Bill Lind is a big man. The director of the Center for Public Transportation at American Conservative stands well over six feet tall, and when he really gets going, he seems to loom even larger. Maybe that’s why he hates buses so much. “Those seats are designed for garden gnomes,” he said.
A roundtable discussion yesterday sponsored by the Mobility Choice Coalition on ways to make public transportation align with principles of fiscal conservatism quickly morphed into an all-out brawl over buses vs. rail.
Lind is a rail guy. “Most Americans will not ride a bus if they can drive,” he said. “Buses carry primarily transit dependents.”
When others tried to “defend the honor” of buses, Lind stepped up his rhetoric, first declaring, “buses have no honor!” and then this stunner: “Live like a roach, ride a motorcoach.”
That was more than enough to raise the hackles of Daniel Hoff: “The American Bus Association represents those roaches.” He said bus riders in the Northeast Corridor make over $60,000 a year. And modern intercity bus service is clean and comfortable and has wi-fi.
Lind acknowledges that it’s the urban transit buses, not the intercity coaches, that he’s calling “rolling torture racks.” But still, he says, middle class people want to ride trains and streetcars, not buses. “Basic fact of life,” Lind said. “You can call it rational or irrational – it’s a mixture of both – but it’s a basic fact of life.” He said the user experience of buses just isn’t pleasurable enough to encourage people to leave their cars at home.
He chalks it up to “the stink factor.”
“Somebody gets on who hasn’t bathed for three months,” Lind said. “If this happens on the train, you can get up and move to another car. On the bus, you’re breathing it for three hours.”
Train travel, Lind said, is travel. Buses make you feel like you’re being packaged and shipped.
“Why should we subsidize snobbery?” asked Ed Braddy of the American Dream Coalition, who earlier had made it clear that he thinks cars are next to godliness. “If people are too good to take a bus, why should we subsidize that?”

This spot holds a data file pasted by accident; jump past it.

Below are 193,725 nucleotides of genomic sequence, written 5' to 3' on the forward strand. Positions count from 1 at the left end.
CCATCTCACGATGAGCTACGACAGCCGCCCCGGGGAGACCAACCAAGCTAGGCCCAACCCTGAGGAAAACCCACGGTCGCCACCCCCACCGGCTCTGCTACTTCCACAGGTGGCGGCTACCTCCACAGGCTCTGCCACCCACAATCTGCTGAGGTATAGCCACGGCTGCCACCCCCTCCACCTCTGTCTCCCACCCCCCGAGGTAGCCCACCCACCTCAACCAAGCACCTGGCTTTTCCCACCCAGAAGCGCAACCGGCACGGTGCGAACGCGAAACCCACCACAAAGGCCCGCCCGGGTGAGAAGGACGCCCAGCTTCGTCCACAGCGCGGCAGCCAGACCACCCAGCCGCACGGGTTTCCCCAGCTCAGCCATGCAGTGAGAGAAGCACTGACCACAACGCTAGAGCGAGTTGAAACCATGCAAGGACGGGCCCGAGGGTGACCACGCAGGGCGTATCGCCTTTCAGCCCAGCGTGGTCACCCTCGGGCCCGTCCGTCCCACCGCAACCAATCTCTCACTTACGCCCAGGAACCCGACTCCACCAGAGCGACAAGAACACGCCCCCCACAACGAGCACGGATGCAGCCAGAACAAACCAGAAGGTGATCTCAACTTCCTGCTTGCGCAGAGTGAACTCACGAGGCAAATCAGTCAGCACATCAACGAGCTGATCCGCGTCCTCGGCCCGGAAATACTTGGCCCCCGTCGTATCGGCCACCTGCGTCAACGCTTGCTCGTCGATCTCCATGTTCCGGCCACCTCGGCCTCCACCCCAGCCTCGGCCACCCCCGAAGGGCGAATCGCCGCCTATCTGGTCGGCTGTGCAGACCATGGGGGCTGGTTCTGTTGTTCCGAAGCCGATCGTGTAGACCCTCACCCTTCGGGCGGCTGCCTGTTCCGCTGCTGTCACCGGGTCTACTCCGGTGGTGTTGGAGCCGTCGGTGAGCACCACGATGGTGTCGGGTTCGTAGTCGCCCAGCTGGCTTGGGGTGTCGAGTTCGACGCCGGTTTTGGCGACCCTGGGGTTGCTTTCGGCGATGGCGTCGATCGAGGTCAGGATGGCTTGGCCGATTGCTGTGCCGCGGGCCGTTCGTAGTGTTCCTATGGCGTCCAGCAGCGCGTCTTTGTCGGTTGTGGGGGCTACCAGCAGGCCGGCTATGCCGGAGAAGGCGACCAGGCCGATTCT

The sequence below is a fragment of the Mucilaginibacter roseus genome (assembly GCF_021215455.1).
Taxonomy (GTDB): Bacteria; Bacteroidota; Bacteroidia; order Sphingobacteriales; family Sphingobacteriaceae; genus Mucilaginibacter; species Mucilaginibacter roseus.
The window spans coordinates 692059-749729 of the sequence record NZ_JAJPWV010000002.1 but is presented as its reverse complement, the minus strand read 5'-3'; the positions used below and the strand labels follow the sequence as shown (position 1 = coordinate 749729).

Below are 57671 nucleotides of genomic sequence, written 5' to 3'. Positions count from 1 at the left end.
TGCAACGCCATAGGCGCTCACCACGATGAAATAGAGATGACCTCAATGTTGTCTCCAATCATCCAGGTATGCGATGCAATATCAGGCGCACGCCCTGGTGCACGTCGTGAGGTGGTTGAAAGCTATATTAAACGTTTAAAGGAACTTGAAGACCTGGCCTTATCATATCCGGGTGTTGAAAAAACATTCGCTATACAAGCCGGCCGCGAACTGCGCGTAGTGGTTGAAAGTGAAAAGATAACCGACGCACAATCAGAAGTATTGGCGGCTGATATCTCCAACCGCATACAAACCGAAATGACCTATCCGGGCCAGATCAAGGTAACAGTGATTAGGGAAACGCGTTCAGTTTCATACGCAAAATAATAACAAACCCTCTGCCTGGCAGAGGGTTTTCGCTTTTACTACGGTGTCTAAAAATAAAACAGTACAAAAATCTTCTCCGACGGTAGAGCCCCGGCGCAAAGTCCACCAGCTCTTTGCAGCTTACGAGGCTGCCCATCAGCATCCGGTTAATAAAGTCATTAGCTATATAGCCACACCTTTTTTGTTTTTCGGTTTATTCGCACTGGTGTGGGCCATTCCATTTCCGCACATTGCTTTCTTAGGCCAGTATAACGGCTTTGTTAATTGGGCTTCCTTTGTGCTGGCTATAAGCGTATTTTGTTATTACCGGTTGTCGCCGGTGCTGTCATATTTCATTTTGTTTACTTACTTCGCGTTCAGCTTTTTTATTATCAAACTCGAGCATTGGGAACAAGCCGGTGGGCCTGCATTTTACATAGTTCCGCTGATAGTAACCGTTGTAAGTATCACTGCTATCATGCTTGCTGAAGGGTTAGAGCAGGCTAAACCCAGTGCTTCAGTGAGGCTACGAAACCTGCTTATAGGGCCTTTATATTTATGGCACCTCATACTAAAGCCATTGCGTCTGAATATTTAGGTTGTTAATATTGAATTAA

In a conversation about how to make transit less dependent on public subsidies, intercity buses come out head and shoulders above rail. Much of the intercity bus market is entirely private, requiring no public money at all (except, of course, for the massive public subsidies that go to the construction of the highways they ride on.)
“Fine, lets go to ox-carts,” Lind said. “They’re even cheaper than buses.” And he contends that urban buses aren’t as easy on the public purse as their intercity counterparts. The average urban rail transit system covers just over 50 percent of their operating costs from user fees – “same as highways,” Lind said. But urban bus fares cover only 25 percent of their operating costs, on average.
Plus, Lind said, “Rail transit, but not buses, has a tremendous effect on development.” That’s a large factor in the appeal of streetcars: permanent, fixed lines reassure businesses that transit will be there for a while, whereas a bus route can change overnight, leaving that commercial corridor unserved.
Lind met his match in the form of Gabe Roth, a conservative transportation economist from the Independent Institute.
“We love train travel but not the costs,” Roth said. The cheapest Amtrak fare from Washington, D.C. to New York that he could find on a given day was $76 one way; $139 for a higher-speed Acela. But there are multiple bus companies competing to give you a seat for under $20 – and without a public subsidy.
Part of the problem, Roth contends, is that there’s not enough competition in rail. Railroads don’t carry competing rail companies’ trains, whereas highways don’t pick favorites among bus carriers.
But more importantly, Roth said, rail requires its own dedicated right of way and can’t be packed as full as a freeway. “A high-speed train requires miles of empty track in front of it because a steel wheel on a steel rail cannot stop quickly,” he said. “But you can have buses every 10 seconds on the road and you would not think that road is over-crowded.”
Even Lind acknowledges that “high-speed rail is killing us.” It’s “icing without a cake,” he said. “What we need is a much denser network of intercity buses and passenger trains so you can go from anywhere in America to anywhere else in America without flying, without driving, where the buses feed the trains.”
“Buses have to be more than just a feeder network to a rail vision that’s 20 to 50 years and hundreds of billions of dollars away,” said Hoff of the ABA.
Anne Canby of the Surface Transportation Policy Partnership took some of the heatedness out of the debate with these words of wisdom: “There are very different markets. I have a grandchild who takes the bus wherever she goes. I take the train.”
Both/and, not either/or. Now, people, was that so hard?